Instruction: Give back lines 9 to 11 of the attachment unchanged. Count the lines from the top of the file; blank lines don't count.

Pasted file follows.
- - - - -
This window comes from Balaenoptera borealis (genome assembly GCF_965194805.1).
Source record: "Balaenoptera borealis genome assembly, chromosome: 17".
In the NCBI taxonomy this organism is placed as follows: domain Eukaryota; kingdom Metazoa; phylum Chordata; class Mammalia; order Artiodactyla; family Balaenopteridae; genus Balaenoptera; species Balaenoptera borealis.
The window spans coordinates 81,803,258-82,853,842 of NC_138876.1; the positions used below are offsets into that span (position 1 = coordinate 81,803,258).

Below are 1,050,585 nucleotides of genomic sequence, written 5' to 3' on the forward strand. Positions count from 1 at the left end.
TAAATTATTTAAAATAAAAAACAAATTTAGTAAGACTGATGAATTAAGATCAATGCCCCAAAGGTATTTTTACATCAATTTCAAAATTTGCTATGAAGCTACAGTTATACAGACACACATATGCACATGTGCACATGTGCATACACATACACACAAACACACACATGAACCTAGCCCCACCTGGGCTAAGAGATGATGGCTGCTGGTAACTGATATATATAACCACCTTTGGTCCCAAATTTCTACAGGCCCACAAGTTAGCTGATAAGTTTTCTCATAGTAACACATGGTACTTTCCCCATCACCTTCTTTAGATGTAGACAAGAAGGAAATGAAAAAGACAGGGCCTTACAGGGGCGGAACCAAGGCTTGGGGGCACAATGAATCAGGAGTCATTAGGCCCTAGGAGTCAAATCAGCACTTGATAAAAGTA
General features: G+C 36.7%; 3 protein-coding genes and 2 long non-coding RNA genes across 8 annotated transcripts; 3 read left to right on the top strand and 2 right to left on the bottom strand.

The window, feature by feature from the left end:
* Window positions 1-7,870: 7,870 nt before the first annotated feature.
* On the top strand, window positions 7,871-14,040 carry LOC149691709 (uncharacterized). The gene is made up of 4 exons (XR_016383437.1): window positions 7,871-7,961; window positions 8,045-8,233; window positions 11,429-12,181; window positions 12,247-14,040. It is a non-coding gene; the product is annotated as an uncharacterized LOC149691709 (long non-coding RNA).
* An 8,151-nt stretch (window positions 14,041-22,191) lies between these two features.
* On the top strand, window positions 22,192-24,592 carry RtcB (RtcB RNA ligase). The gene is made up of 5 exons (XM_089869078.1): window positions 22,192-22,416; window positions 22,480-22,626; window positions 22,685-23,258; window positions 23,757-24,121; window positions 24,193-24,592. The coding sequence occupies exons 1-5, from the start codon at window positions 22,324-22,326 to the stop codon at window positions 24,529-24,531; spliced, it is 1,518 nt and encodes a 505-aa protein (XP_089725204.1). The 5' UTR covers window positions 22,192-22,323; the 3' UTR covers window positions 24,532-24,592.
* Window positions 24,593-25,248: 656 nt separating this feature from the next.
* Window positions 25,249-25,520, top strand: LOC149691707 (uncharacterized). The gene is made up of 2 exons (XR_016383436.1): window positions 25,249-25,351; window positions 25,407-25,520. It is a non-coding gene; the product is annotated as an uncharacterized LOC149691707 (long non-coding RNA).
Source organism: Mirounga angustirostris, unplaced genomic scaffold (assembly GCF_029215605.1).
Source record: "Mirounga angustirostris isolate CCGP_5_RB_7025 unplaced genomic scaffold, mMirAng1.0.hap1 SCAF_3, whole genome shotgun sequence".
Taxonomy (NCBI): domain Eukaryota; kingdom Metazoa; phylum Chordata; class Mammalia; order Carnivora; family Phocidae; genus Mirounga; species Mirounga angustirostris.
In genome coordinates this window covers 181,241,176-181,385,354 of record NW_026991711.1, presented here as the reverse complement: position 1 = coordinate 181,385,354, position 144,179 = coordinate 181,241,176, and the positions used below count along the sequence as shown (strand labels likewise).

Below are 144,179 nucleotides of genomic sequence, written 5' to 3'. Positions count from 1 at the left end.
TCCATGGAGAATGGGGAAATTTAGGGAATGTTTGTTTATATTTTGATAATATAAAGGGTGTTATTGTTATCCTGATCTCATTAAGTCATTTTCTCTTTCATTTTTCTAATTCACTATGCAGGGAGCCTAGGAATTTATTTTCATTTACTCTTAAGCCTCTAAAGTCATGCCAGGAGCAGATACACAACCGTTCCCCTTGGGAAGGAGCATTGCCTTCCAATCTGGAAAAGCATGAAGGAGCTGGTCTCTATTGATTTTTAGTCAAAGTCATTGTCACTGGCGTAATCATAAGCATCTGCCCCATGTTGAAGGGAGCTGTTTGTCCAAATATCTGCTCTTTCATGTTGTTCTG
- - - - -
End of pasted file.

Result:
* Window positions 1-7,870: 7,870 nt before the first annotated feature.
* On the top strand, window positions 7,871-14,040 carry LOC149691709 (uncharacterized). The gene is made up of 4 exons (XR_016383437.1): window positions 7,871-7,961; window positions 8,045-8,233; window positions 11,429-12,181; window positions 12,247-14,040. It is a non-coding gene; the product is annotated as an uncharacterized LOC149691709 (long non-coding RNA).
* An 8,151-nt stretch (window positions 14,041-22,191) lies between these two features.